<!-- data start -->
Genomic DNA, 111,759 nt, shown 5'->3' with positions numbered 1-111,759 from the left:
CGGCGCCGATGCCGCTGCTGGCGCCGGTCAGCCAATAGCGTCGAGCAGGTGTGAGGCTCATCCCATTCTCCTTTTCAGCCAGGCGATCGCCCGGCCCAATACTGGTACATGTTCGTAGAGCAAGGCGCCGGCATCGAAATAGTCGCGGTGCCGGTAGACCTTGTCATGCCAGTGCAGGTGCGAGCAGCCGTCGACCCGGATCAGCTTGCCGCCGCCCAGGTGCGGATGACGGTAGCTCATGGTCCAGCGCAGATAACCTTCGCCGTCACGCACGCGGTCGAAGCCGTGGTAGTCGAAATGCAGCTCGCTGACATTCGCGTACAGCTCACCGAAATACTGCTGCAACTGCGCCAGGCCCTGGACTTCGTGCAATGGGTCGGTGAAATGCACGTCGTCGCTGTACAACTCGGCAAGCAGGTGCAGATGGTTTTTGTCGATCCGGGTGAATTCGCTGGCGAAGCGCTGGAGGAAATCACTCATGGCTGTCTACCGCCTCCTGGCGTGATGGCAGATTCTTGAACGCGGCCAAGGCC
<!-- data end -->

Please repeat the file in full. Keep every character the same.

Genomic DNA, 111,759 nt, shown 5'->3' with positions numbered 1-111,759 from the left:
CGGCGCCGATGCCGCTGCTGGCGCCGGTCAGCCAATAGCGTCGAGCAGGTGTGAGGCTCATCCCATTCTCCTTTTCAGCCAGGCGATCGCCCGGCCCAATACTGGTACATGTTCGTAGAGCAAGGCGCCGGCATCGAAATAGTCGCGGTGCCGGTAGACCTTGTCATGCCAGTGCAGGTGCGAGCAGCCGTCGACCCGGATCAGCTTGCCGCCGCCCAGGTGCGGATGACGGTAGCTCATGGTCCAGCGCAGATAACCTTCGCCGTCACGCACGCGGTCGAAGCCGTGGTAGTCGAAATGCAGCTCGCTGACATTCGCGTACAGCTCACCGAAATACTGCTGCAACTGCGCCAGGCCCTGGACTTCGTGCAATGGGTCGGTGAAATGCACGTCGTCGCTGTACAACTCGGCAAGCAGGTGCAGATGGTTTTTGTCGATCCGGGTGAATTCGCTGGCGAAGCGCTGGAGGAAATCACTCATGGCTGTCTACCGCCTCCTGGCGTGATGGCAGATTCTTGAACGCGGCCAAGGCC